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By Simon Caldwell

8/4/2008 (5 years ago)

The Catholic Herald (UK) (www.catholicherald.co.uk/)

Sister Elizabeth has been compared to a Victorian Mother Teresa because of her work among poor mill workers and refugees from the Irish potato famine, although she was derided in her own lifetime as a "revolutionary".

Article Highlights

By Simon Caldwell

The Catholic Herald (UK) (www.catholicherald.co.uk/)

8/4/2008 (5 years ago)

Published in Christian Saints & Heroes


LONDON (Catholic Herald) - The unexplained healings of two people from terminal illnesses are to be investigated as possible miracles that could give Britain its first woman saint in more than four decades.

A man suffering from cancer and a woman with a brain injury from a fractured skull recovered from their conditions after their families prayed to Sister Elizabeth Prout, a 19th-century nun who worked with the poor in the slums of Manchester.

Catholic officials in England are now preparing to travel to Chile, where both healings took place, to begin preliminary investigations that could result in the Pope declaring Sister Elizabeth a saint in as little as five years time.

Sister Elizabeth has been compared to a Victorian Mother Teresa because of her work among poor mill workers and refugees from the Irish potato famine, although she was derided in her own lifetime as a "revolutionary".

A convert from the Church of England to Catholicism, she opened nine schools in industrialised parts of the north west of England and set up an order of nuns - the Sisters of the Cross and Passion, or Passionist Sisters - who helped women to escape poverty by training them in the skills they needed to make a living on their own.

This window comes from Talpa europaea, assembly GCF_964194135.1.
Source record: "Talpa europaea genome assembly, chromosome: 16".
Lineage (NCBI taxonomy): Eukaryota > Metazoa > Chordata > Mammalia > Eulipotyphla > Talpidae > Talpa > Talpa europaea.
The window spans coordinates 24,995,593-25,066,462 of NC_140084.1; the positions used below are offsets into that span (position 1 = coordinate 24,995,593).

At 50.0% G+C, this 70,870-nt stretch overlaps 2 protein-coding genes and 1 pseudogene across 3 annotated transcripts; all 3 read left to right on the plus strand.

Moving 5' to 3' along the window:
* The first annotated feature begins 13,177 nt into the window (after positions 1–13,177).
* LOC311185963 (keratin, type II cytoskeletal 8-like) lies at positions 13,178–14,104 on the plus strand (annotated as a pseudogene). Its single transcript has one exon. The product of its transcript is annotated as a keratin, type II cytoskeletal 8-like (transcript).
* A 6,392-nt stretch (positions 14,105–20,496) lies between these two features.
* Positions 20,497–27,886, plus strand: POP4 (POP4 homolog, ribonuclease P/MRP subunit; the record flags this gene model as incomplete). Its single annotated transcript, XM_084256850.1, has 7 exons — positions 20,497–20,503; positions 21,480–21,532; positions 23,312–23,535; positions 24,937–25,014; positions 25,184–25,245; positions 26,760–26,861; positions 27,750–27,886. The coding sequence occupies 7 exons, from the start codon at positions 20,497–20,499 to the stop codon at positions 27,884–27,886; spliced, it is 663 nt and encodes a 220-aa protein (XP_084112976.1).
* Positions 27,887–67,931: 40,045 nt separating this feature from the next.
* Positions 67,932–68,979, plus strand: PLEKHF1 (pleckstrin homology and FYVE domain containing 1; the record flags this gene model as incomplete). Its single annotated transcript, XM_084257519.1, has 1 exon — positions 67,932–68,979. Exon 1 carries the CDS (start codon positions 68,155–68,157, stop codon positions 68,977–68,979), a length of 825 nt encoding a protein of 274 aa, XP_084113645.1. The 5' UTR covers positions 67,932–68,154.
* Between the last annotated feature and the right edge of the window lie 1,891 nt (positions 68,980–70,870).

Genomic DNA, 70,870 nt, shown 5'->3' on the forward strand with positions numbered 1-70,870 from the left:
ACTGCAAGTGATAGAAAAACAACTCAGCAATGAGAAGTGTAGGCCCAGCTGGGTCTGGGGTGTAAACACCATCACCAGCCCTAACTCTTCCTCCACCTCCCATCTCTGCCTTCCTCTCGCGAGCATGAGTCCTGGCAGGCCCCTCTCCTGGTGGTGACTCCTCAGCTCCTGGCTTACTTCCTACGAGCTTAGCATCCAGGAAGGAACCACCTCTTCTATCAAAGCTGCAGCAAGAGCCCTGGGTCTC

Her order now has more than 300 Sisters working in Britain, the Irish Republic, America, Botswana, Jamaica, Papua New Guinea, Australia, New Zealand, Argentina, Peru and Chile.

A 14-year diocesan investigation into Sister Elizabeth's life of "heroic virtue" drew to a conclusion with a Mass celebrated by Archbishop Patrick Kelly of Liverpool at her graveside in the Church of St Anne and Blessed Dominic, St Helens, Merseyside, on Tuesday and the file on her life was sealed and sent to the Vatican.

The Holy See will carry out its own investigation before declaring her "Venerable" and two approved miracles will be required for her beatification and canonisation.

Glasgow-based Passionist Fr Paul Francis Spencer, the postulator of her Cause, said the first of two possible miracles occurred in 2000 and involved a married father with "a very serious cancer".

Fr Spencer said: "He was to be operated on and there was very little hope of him surviving the operation, the doctors said.

"A friend of his was in contact with the sisters and knew about Elizabeth Prout and he recommended that the family should pray to her.

"The whole family, together with their friends, prayed through the intercession of Elizabeth Prout for his cure.